Law & the Courts

In Defense of Qualified Immunity

NYPD officers on 5th Avenue in New York City in 2016. (Lucas Jackson/Reuters)
Critics of this legal protection for police officers are mistaken.

Qualified immunity is essential to effective and diligent policing. It shields good police officers from bankruptcy while still subjecting individual bad actors to personal financial repercussions. Any effort to abolish or significantly curtail this indispensable protection is a veiled attempt to defund, defame, and disarm the police in the midst of the worst violent-crime wave in a generation.

Qualified immunity safeguards police officers from personal lawsuits, unless they engage in behavior that they reasonably should have known violated a citizen’s rights. This protects officers from malicious lawsuits that would otherwise financially cripple them and hollow out departments.

Shielding civil servants from vindictive personal lawsuits is a common practice. Most government employees enjoy the same or similar protections. Park rangers, DMV clerks, judges, sanitation workers, and elected officials are all granted some level of immunity — despite the fact that none of them have to make nearly as many split-second and life-changing decisions as police officers.

Contrary to the misinformed and disingenuous arguments of critics, qualified immunity does not elevate police officers above the law, nor does it make it impossible to sue an officer for violating your rights. It is, by definition, “qualified,” limited, and conditional. As the Supreme Court held in 1986, it does not protect “the plainly incompetent or those who knowingly violate the law.” A rogue officer who brutally beats a suspect or manufactures evidence, for example, can be held personally liable and sued for his actions.

Qualified immunity leaves ample room for accountability, and plaintiffs regularly prevail in court. In 43 percent of cases alleging excessive force between 2017–2019, courts held that the officers’ unreasonable actions placed them outside the bounds of qualified-immunity protections.

There are also many other ways to hold officers to a high standard and get justice for victims of police mistakes and malfeasance. Officers who violate department policies can be disciplined or fired, and those who commit crimes are criminally prosecuted just like anyone else. Victims of police errors or crimes also often receive financial compensation from the department or by suing the city government. Personal lawsuits are far from necessary to ensure justice and accountability.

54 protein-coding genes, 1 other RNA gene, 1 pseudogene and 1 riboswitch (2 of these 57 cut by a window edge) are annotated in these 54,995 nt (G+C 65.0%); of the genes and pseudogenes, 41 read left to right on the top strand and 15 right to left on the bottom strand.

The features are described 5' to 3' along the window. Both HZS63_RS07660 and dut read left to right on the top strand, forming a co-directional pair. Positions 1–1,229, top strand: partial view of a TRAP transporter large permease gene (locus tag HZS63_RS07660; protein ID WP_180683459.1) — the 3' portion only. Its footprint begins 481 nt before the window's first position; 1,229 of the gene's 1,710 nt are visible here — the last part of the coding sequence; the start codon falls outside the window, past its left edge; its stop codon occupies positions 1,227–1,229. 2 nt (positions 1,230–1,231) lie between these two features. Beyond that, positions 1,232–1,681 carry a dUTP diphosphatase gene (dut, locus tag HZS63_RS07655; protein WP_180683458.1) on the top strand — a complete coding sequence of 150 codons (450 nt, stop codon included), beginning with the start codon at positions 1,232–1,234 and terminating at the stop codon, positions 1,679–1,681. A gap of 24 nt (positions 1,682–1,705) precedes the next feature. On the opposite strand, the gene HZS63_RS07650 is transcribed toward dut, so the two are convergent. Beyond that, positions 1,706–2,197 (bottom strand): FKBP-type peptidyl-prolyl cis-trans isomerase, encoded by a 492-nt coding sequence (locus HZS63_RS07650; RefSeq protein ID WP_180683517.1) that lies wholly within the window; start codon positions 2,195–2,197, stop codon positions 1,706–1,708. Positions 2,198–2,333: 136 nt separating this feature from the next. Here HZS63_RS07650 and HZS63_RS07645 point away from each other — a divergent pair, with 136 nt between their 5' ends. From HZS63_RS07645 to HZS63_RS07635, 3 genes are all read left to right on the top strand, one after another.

While some activists have attempted to use the tragic death of George Floyd as a hook for their anti–qualified-immunity activism, they ignore that the officer involved, Derek Chauvin, faced criminal prosecution for his actions and Floyd’s family received a $27 million settlement from the city. In fact, the Chauvin case proves the opposite of what critics claim.

Eliminating qualified immunity would result in far less accountability and democratic control over law enforcement. Without this protection, police would be forced to procure private insurance against personal lawsuits. This would not only increase the cost of policing but would also put insurance companies in a position to dictate enforcement practices and activity. Insurance companies would inevitably demand that states and cities curtail policing practices that expose officers to higher liability, in order to avoid higher costs and risks for the company. Insurance executives would thereby undemocratically shape public safety and set policy on behalf of Americans living in dangerous neighborhoods. All the while, plaintiffs with legitimate claims would have to face off against insurance-company lawyers — who are motivated by profit, not justice or fairness.

In all likelihood, the practical result of eliminating or significantly curtailing qualified immunity would be fewer police, less enforcement, and more crime. This is the true goal of most critics of qualified immunity. They are seeking to covertly “defund the police” without ever saying those words. They must not succeed.

When police officers strap on their guns and vests, and put their lives at risk to protect the people in their community, they shouldn’t have to worry about financial ruin just for doing their job. We should protect those who protect us — and that means protecting qualified immunity.

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